Golf's Governing Bodies Continue Crackdown On Hitting Distances

The R&A and USGA announce new areas of interest on hitting distances

Bryson DeChambeau at the top of his backswing
(Image credit: Getty Images)

The United States Golf Association (USGA) and R&A have sent an official notice to equipment manufacturers, detailing new areas of interest in the distance debate.

The notice did not include any official changes to the Rules of Golf but it did give a glimpse into the future and just how they intend to stop the ever increasing trend of further drives and lengthening of golf courses.

The Governing bodies will now specifically investigate the methods in which they test the conformity of golf balls, specifically increasing the speed in which the driver is swung during test. Presently, a golf ball is tested using a robot which swings at 120mph. In order to pass, and for the ball to be declared legal, the ball must not carry and roll more than 317 yards (although there is a three-yard tolerance). The USGA & R&A will now explore increasing the testing speed to 125 mph and mirror other key swing characteristics, such as ball speed, launch angle and spin rate, which are often maximised by the longest hitters in the game. It is expected to provide more valuable intelligence than just speed alone. 

The Governing Bodies have also announced they will explore a reduction in the spring-like effect on drivers to reduce distance and changes to the Moment of Inertia (MOI) to place further emphasis on a central strike for elite golfers. 

Currently, to calculate the MOI, manufacturers measure the Characteristic Time (CT) of drivers. Simply, the length of time the ball spends on the clubface at impact. The limit is currently 237 microseconds (with a tolerance of 18 microseconds). The higher the number then the greater the spring like effect equalling more distance.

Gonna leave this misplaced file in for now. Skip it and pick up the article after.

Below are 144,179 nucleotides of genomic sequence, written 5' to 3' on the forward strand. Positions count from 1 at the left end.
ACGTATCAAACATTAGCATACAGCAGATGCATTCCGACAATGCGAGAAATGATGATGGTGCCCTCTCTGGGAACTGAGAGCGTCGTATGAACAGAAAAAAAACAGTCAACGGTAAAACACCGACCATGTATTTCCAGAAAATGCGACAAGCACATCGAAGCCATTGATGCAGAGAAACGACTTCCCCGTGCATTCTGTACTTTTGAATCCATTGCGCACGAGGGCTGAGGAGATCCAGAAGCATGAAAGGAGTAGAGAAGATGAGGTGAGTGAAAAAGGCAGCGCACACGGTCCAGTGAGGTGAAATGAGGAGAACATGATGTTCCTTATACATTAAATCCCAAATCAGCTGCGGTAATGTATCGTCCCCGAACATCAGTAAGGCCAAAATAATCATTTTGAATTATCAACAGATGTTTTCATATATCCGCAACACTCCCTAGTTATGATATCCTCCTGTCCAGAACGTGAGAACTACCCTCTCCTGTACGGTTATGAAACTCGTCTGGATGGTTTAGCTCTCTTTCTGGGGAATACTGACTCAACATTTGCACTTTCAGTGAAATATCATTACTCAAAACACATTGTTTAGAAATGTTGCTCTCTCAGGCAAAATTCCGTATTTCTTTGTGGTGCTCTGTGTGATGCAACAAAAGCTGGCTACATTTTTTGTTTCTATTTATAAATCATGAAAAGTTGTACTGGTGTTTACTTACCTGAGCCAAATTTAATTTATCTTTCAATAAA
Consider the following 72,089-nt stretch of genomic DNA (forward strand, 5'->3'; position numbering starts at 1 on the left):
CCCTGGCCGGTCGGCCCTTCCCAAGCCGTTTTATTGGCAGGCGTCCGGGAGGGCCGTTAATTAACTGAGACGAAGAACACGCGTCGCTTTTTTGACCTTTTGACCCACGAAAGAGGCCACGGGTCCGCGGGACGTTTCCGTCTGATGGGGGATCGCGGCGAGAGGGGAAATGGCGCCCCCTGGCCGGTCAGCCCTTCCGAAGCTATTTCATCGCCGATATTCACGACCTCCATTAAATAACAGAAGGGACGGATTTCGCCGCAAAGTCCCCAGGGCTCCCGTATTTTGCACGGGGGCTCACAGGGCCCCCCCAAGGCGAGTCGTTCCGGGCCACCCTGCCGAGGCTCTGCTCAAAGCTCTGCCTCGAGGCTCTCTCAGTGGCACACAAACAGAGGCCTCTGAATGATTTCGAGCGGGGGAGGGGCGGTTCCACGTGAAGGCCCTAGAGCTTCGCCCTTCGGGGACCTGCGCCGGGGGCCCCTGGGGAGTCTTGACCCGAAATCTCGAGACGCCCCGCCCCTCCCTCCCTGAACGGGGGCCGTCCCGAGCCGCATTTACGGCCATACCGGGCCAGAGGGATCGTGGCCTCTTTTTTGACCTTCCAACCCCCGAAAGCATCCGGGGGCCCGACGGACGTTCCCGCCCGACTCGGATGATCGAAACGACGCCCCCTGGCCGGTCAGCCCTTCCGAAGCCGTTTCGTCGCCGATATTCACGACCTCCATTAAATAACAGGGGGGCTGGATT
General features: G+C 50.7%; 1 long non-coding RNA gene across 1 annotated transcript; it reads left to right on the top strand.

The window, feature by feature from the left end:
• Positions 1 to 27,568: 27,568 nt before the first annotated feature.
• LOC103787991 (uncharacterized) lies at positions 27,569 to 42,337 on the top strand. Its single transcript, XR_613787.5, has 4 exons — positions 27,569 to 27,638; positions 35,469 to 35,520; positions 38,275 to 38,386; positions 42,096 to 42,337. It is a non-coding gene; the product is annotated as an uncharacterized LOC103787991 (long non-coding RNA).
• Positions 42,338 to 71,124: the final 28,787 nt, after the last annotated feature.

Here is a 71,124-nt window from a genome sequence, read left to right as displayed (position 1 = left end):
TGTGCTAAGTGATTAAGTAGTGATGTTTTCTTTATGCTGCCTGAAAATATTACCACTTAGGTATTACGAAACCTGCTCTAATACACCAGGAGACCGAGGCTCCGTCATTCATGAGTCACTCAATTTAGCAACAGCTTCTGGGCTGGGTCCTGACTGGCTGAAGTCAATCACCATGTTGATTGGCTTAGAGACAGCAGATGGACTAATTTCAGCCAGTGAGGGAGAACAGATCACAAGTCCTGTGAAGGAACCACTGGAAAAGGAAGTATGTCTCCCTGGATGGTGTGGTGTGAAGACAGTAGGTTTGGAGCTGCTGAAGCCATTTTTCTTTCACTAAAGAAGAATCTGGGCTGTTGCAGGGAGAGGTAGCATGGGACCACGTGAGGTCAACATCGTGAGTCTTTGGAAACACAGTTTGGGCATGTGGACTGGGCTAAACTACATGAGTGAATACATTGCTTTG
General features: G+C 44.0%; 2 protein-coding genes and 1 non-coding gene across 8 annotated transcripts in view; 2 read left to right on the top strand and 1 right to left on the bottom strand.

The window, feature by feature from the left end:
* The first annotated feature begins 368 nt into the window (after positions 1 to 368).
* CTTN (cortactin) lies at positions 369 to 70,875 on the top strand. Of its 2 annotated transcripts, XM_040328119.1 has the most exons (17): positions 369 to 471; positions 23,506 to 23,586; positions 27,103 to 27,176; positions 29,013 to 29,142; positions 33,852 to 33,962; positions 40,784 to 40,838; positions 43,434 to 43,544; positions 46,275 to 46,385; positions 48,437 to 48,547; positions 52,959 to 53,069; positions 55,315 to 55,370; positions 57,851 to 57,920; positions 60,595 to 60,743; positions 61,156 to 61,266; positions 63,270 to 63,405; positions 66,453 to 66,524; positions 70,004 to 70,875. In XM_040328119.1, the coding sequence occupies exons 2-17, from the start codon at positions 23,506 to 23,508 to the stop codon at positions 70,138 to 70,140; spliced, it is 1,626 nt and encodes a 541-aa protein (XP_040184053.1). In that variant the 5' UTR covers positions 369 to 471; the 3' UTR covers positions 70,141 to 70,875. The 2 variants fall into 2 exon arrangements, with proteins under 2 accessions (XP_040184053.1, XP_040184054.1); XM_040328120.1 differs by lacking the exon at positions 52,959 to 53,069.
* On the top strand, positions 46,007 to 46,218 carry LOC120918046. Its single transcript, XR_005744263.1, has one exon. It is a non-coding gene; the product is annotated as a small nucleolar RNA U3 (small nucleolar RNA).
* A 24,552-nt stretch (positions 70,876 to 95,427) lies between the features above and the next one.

If a driver has a high MOI it means that is doesn't twist as much during off-center strikes. The governing bodies are reviewing the current limit with a view to placing further emphasis on a centre strike, essentially reducing the forgiveness of drivers at the elite level. 

The R&A and USGA are expected to receive feedback by September 2022, where we're sure further details will be revealed. 

James Hibbitt

James joined Golf Monthly having previously written for other digital outlets. He is obsessed with all areas of the game – from tournament golf, to history, equipment, technique and travel. He is also an avid collector of memorabilia; with items from the likes of Bobby Jones, Tiger Woods, Francis Ouimet, Arnold Palmer, Lee Trevino, Adam Scott and Ernie Els. As well as writing for Golf Monthly, James’ golfing highlight is fist bumping Phil Mickelson on his way to winning the Open Championship at Muirfield in 2013. James grew up on the east coast of England and is the third generation of his golfing family. He now resides in Leeds and is a member of Cobble Hall Golf Club with a handicap index of 1.7. His favourite films are The Legend of Bagger Vance and Tin Cup.